FDA Is Looking for Omicron Variant-Specific Booster Vaccines in the Fall
COVID-19 booster shots administered in pharmacies next fall are likely to be somewhat different than in the past. Find out why an FDA advisory committee is calling for vaccines that are modified to be more protective against current circulating variants and how the key mRNA vaccine manufacturers have responded.
WASHINGTON, DC – The Food and Drug Administration has informed COVID-19 vaccine manufacturers seeking to update their products that they should modify them to perform better against current circulating variants.
The FDA’s Vaccines and Related Biological Products Advisory Committee recently met to discuss whether an alteration to the current vaccine strain composition of COVID-19 vaccines for booster doses is essential for the 2022 fall and winter seasons.
“As we move into the fall and winter, it is critical that we have safe and effective vaccine boosters that can provide protection against circulating and emerging variants to prevent the most severe consequences of COVID-19,” explained Peter Marks, MD, PhD, director of the Center for Biologics Evaluation and Research (CBER). “Following a thorough discussion on June 28, 2022, an overwhelming majority of the advisory committee voted in favor of including a SARS-CoV-2 omicron component in COVID-19 vaccines that would be used for boosters in the U.S. beginning in fall 2022.”
Specifically, the advice is to develop modified vaccines that add an omicron BA.4/5 spike protein component to the current vaccine composition to create a two-component (bivalent) booster vaccine.
“The COVID-19 vaccines that the FDA has approved and authorized for emergency use have made a tremendous difference to public health and have saved countless lives in the U.S. and globally,” Marks points out. “However, SARS-CoV-2, the virus that causes COVID-19, has evolved significantly, with recent surges around the world associated with the rapid spread of highly transmissible variants such as omicron. “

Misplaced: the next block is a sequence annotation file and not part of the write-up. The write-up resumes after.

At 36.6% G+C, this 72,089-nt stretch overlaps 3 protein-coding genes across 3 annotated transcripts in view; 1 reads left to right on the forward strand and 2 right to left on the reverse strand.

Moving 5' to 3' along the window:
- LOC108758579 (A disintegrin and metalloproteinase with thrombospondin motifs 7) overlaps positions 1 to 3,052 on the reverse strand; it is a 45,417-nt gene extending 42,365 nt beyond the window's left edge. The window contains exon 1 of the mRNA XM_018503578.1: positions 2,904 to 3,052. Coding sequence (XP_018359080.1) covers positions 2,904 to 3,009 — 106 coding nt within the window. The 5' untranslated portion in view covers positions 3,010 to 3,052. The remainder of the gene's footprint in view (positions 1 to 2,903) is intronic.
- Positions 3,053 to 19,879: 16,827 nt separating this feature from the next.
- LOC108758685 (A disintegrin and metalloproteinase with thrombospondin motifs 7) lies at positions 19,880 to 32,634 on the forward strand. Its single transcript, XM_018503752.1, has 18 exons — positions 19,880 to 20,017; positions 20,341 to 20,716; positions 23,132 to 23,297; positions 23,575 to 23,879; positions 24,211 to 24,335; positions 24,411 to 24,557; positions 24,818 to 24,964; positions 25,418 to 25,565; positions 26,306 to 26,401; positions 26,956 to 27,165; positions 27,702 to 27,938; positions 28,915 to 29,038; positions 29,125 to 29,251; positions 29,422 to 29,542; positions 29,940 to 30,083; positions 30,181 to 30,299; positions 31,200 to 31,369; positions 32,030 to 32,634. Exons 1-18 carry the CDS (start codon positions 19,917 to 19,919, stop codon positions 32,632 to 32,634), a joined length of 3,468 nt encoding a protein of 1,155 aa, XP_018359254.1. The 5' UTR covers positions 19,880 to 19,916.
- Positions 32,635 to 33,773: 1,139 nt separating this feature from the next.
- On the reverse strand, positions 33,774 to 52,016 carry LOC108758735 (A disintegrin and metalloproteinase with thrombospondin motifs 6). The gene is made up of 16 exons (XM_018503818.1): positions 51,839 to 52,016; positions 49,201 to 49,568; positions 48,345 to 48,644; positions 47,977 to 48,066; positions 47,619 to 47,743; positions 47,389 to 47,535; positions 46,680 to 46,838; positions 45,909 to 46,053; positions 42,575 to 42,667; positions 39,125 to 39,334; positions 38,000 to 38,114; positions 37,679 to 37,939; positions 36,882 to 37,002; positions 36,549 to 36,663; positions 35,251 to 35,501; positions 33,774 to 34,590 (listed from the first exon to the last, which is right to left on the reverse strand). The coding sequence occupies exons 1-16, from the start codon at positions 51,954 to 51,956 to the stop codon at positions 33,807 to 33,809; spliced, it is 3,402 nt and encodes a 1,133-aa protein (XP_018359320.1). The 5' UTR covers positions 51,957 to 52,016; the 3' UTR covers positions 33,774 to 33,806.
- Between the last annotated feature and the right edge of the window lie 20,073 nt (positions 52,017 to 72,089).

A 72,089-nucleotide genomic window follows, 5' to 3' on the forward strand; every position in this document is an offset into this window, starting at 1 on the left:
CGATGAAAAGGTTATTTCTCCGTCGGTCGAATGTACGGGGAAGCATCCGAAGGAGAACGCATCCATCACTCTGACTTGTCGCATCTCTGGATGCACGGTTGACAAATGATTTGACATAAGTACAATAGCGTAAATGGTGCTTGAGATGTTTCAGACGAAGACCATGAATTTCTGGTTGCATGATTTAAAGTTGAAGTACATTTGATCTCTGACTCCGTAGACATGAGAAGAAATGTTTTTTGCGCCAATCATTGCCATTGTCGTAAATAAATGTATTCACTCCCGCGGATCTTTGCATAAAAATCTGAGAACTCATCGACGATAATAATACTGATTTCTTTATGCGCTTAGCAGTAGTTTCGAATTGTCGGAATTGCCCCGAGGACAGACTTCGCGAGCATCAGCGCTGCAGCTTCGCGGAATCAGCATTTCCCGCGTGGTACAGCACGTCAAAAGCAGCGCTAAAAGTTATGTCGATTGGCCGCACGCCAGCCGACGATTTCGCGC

He emphasizes that currently available vaccines are highly effective in reducing serious outcomes such as hospitalization and death caused by COVID-19, “but results from post-authorization observational studies have shown that effectiveness of primary vaccination wanes over time against certain variants, including omicron.” Initial booster doses have helped reestablish protection against severe disease and hospitalization, research suggests that effectiveness against Omicron wanes over time.
“As we expect this coming year to be a transitional period when this modified booster vaccine may be introduced, we have not advised manufacturers to change the vaccine for primary vaccination, since a primary series with the FDA-authorized and approved COVID-19 vaccines provides a base of protection against serious outcomes of COVID-19 caused by circulating strains of SARS-CoV-2,” Marks notes in a press release.
In early June, Moderna, Inc., announced new clinical data on its bivalent (Omicron) COVID booster candidate, mRNA-1273.214. The company reports that, one month after administration in previously vaccinated and boosted participants, “a 50 µg booster dose of mRNA-1273.214 elicited potent neutralizing antibody responses against the Omicron subvariants BA.4 and BA.5 in all participants regardless of prior infection.”
Based on that and prior data, the company says it is completing regulatory submissions in the coming weeks requesting to update the composition of the booster vaccine to mRNA-1273.214.
Pfizer Inc. and BioNTech SE also recently announced positive data evaluating the safety, tolerability, and immunogenicity of two Omicron-adapted COVID-19 vaccine candidates: one monovalent and the other bivalent, a combination of the Pfizer-BioNTech COVID-19 Vaccine and a vaccine candidate targeting the spike protein of the Omicron BA.1 variant of concern.
The companies report that data from the Phase 2/3 trial found that a booster dose of both Omicron-adapted vaccine candidates elicited a substantially higher immune response against Omicron BA.1 as compared to the companies’ current COVID-19 vaccine. The robust immune response was seen across two investigational dose levels, 30 µg and 60 µg.